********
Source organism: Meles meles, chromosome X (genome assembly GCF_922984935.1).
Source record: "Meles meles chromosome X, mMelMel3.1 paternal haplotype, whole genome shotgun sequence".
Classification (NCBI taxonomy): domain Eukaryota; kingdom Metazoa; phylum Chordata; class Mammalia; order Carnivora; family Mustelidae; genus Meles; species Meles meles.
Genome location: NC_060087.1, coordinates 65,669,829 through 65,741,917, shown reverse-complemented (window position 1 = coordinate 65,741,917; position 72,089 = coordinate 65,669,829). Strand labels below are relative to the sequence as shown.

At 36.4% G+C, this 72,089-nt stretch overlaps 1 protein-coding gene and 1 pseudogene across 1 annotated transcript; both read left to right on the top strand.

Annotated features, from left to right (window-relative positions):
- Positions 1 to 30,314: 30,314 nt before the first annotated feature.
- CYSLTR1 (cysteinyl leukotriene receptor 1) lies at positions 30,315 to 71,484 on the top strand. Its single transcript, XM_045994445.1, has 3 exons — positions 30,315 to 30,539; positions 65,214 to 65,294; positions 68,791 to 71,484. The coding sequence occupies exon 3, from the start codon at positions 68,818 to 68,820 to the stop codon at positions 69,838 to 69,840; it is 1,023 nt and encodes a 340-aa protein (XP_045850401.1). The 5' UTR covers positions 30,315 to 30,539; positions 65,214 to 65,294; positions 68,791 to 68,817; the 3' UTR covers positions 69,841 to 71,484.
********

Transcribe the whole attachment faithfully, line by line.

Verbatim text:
Source organism: Meles meles, chromosome X (genome assembly GCF_922984935.1).
Source record: "Meles meles chromosome X, mMelMel3.1 paternal haplotype, whole genome shotgun sequence".
Classification (NCBI taxonomy): domain Eukaryota; kingdom Metazoa; phylum Chordata; class Mammalia; order Carnivora; family Mustelidae; genus Meles; species Meles meles.
Genome location: NC_060087.1, coordinates 65,669,829 through 65,741,917, shown reverse-complemented (window position 1 = coordinate 65,741,917; position 72,089 = coordinate 65,669,829). Strand labels below are relative to the sequence as shown.

At 36.4% G+C, this 72,089-nt stretch overlaps 1 protein-coding gene and 1 pseudogene across 1 annotated transcript; both read left to right on the top strand.

Annotated features, from left to right (window-relative positions):
- Positions 1 to 30,314: 30,314 nt before the first annotated feature.
- CYSLTR1 (cysteinyl leukotriene receptor 1) lies at positions 30,315 to 71,484 on the top strand. Its single transcript, XM_045994445.1, has 3 exons — positions 30,315 to 30,539; positions 65,214 to 65,294; positions 68,791 to 71,484. The coding sequence occupies exon 3, from the start codon at positions 68,818 to 68,820 to the stop codon at positions 69,838 to 69,840; it is 1,023 nt and encodes a 340-aa protein (XP_045850401.1). The 5' UTR covers positions 30,315 to 30,539; positions 65,214 to 65,294; positions 68,791 to 68,817; the 3' UTR covers positions 69,841 to 71,484.